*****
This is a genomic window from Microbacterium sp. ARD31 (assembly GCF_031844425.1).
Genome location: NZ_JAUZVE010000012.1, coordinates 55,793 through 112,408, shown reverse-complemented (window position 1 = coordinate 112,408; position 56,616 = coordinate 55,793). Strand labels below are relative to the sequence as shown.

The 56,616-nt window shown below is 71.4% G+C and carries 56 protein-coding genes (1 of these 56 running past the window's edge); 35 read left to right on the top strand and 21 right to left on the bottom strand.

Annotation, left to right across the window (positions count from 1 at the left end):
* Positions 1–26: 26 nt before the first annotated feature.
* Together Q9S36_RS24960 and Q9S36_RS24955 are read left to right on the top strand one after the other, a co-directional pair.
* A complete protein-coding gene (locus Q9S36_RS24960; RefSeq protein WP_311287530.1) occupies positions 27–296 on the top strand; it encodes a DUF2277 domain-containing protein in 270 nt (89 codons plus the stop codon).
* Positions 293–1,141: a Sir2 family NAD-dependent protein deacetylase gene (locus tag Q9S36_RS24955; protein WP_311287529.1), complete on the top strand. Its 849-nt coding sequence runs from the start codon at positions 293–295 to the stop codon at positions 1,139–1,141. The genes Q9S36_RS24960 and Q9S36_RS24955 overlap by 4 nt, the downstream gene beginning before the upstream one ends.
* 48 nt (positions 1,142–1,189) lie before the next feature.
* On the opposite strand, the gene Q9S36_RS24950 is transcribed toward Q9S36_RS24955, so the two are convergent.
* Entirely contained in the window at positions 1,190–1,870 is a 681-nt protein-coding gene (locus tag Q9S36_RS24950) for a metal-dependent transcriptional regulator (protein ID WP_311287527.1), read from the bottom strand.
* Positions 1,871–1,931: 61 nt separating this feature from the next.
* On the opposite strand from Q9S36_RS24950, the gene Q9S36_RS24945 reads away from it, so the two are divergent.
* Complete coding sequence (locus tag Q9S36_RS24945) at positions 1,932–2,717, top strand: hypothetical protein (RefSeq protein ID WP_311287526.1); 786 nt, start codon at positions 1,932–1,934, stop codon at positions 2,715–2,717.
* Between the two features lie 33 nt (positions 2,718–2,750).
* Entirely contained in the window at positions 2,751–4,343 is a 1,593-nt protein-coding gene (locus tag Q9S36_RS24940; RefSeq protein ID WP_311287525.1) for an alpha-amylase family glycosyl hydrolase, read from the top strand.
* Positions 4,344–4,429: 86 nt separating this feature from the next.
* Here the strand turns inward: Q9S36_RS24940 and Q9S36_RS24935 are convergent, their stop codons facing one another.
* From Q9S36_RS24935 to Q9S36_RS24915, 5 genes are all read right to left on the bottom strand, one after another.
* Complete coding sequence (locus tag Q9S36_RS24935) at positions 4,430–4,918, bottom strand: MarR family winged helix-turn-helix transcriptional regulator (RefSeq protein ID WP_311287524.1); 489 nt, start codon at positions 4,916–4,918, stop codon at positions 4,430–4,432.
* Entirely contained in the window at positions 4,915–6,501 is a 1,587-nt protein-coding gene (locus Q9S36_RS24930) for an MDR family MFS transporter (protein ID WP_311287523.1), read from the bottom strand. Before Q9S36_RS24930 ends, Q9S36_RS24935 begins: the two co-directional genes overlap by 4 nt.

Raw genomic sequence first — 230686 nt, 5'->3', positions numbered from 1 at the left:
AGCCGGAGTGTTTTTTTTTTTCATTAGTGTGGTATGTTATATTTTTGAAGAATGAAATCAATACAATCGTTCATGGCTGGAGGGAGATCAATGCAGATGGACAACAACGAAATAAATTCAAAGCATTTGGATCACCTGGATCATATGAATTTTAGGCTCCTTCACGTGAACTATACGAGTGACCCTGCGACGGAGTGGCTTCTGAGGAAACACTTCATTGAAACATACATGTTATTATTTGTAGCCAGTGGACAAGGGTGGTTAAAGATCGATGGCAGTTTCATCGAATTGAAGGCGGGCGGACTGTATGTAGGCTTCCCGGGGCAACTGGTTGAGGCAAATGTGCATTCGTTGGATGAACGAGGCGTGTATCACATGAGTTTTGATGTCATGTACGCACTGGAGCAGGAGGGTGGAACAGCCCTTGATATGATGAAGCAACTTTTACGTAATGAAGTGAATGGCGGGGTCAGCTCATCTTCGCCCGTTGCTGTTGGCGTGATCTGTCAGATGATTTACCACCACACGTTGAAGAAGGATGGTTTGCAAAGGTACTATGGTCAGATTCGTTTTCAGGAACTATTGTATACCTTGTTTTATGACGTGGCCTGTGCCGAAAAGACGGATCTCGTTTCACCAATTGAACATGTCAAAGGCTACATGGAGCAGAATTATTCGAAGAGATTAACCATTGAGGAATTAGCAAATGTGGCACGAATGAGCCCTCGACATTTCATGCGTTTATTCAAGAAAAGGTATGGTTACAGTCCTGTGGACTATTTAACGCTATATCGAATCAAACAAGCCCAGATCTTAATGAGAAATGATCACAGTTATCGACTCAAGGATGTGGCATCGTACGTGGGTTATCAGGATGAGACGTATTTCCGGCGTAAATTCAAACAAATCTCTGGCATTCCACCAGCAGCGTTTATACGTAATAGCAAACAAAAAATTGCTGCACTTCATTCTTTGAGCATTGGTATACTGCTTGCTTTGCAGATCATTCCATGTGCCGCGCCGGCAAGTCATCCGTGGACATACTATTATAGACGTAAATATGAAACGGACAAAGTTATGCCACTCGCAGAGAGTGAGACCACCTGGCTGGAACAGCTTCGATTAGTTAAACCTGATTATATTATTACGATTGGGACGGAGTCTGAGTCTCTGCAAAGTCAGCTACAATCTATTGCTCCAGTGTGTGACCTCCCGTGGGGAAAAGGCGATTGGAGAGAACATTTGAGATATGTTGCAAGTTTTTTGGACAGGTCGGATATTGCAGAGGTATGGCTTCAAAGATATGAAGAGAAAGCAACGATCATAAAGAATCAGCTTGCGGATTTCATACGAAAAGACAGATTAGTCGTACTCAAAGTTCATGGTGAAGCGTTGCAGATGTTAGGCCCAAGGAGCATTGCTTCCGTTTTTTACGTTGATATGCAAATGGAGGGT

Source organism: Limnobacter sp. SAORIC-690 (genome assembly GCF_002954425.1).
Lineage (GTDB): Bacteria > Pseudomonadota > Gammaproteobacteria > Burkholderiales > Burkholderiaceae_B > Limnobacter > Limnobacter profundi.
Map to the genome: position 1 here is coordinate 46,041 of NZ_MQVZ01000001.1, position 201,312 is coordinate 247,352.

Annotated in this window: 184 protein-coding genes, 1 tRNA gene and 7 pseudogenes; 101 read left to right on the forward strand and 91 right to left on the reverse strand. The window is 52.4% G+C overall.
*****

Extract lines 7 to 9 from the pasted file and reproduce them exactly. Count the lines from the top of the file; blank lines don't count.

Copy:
* A complete protein-coding gene (locus Q9S36_RS24960; RefSeq protein WP_311287530.1) occupies positions 27–296 on the top strand; it encodes a DUF2277 domain-containing protein in 270 nt (89 codons plus the stop codon).
* Positions 293–1,141: a Sir2 family NAD-dependent protein deacetylase gene (locus tag Q9S36_RS24955; protein WP_311287529.1), complete on the top strand. Its 849-nt coding sequence runs from the start codon at positions 293–295 to the stop codon at positions 1,139–1,141. The genes Q9S36_RS24960 and Q9S36_RS24955 overlap by 4 nt, the downstream gene beginning before the upstream one ends.
* 48 nt (positions 1,142–1,189) lie before the next feature.